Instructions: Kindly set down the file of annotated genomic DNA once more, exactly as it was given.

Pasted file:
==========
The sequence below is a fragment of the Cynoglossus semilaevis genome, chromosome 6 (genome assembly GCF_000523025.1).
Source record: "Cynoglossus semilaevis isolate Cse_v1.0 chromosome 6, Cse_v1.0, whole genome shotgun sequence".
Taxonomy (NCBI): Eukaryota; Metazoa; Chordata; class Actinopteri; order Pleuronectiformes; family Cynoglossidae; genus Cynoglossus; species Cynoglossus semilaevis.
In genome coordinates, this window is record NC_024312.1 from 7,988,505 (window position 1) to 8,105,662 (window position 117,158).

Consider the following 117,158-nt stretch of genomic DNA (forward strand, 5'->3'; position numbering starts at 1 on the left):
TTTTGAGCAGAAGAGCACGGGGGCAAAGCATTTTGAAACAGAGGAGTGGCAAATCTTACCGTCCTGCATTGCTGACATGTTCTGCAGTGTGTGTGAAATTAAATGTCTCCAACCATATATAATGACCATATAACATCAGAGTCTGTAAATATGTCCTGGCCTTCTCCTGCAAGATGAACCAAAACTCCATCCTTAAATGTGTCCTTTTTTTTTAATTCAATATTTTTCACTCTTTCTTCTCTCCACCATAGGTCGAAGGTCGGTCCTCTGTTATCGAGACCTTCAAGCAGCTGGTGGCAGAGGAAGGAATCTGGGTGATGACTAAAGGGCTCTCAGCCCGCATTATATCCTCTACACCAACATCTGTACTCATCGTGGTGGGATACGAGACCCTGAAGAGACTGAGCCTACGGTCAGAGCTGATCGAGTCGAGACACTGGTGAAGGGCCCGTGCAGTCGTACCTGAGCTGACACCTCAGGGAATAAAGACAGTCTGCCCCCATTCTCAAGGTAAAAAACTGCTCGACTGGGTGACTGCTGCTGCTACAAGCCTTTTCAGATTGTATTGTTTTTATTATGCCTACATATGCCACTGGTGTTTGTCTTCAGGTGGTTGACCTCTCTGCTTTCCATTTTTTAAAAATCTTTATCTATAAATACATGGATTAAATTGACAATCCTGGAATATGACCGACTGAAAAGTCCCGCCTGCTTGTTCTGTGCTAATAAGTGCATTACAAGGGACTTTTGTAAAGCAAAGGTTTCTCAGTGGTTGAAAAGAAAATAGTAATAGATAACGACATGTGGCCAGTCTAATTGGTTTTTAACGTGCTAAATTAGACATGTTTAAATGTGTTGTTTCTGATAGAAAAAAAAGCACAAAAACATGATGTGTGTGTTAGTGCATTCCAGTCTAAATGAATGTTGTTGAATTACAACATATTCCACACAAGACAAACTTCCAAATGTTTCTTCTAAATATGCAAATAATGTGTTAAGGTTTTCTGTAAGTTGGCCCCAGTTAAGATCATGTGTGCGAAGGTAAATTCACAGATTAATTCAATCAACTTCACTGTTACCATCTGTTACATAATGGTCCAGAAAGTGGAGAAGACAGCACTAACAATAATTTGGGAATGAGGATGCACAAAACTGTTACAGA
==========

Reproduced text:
The sequence below is a fragment of the Cynoglossus semilaevis genome, chromosome 6 (genome assembly GCF_000523025.1).
Source record: "Cynoglossus semilaevis isolate Cse_v1.0 chromosome 6, Cse_v1.0, whole genome shotgun sequence".
Taxonomy (NCBI): Eukaryota; Metazoa; Chordata; class Actinopteri; order Pleuronectiformes; family Cynoglossidae; genus Cynoglossus; species Cynoglossus semilaevis.
In genome coordinates, this window is record NC_024312.1 from 7,988,505 (window position 1) to 8,105,662 (window position 117,158).

Consider the following 117,158-nt stretch of genomic DNA (forward strand, 5'->3'; position numbering starts at 1 on the left):
TTTTGAGCAGAAGAGCACGGGGGCAAAGCATTTTGAAACAGAGGAGTGGCAAATCTTACCGTCCTGCATTGCTGACATGTTCTGCAGTGTGTGTGAAATTAAATGTCTCCAACCATATATAATGACCATATAACATCAGAGTCTGTAAATATGTCCTGGCCTTCTCCTGCAAGATGAACCAAAACTCCATCCTTAAATGTGTCCTTTTTTTTTAATTCAATATTTTTCACTCTTTCTTCTCTCCACCATAGGTCGAAGGTCGGTCCTCTGTTATCGAGACCTTCAAGCAGCTGGTGGCAGAGGAAGGAATCTGGGTGATGACTAAAGGGCTCTCAGCCCGCATTATATCCTCTACACCAACATCTGTACTCATCGTGGTGGGATACGAGACCCTGAAGAGACTGAGCCTACGGTCAGAGCTGATCGAGTCGAGACACTGGTGAAGGGCCCGTGCAGTCGTACCTGAGCTGACACCTCAGGGAATAAAGACAGTCTGCCCCCATTCTCAAGGTAAAAAACTGCTCGACTGGGTGACTGCTGCTGCTACAAGCCTTTTCAGATTGTATTGTTTTTATTATGCCTACATATGCCACTGGTGTTTGTCTTCAGGTGGTTGACCTCTCTGCTTTCCATTTTTTAAAAATCTTTATCTATAAATACATGGATTAAATTGACAATCCTGGAATATGACCGACTGAAAAGTCCCGCCTGCTTGTTCTGTGCTAATAAGTGCATTACAAGGGACTTTTGTAAAGCAAAGGTTTCTCAGTGGTTGAAAAGAAAATAGTAATAGATAACGACATGTGGCCAGTCTAATTGGTTTTTAACGTGCTAAATTAGACATGTTTAAATGTGTTGTTTCTGATAGAAAAAAAAGCACAAAAACATGATGTGTGTGTTAGTGCATTCCAGTCTAAATGAATGTTGTTGAATTACAACATATTCCACACAAGACAAACTTCCAAATGTTTCTTCTAAATATGCAAATAATGTGTTAAGGTTTTCTGTAAGTTGGCCCCAGTTAAGATCATGTGTGCGAAGGTAAATTCACAGATTAATTCAATCAACTTCACTGTTACCATCTGTTACATAATGGTCCAGAAAGTGGAGAAGACAGCACTAACAATAATTTGGGAATGAGGATGCACAAAACTGTTACAGA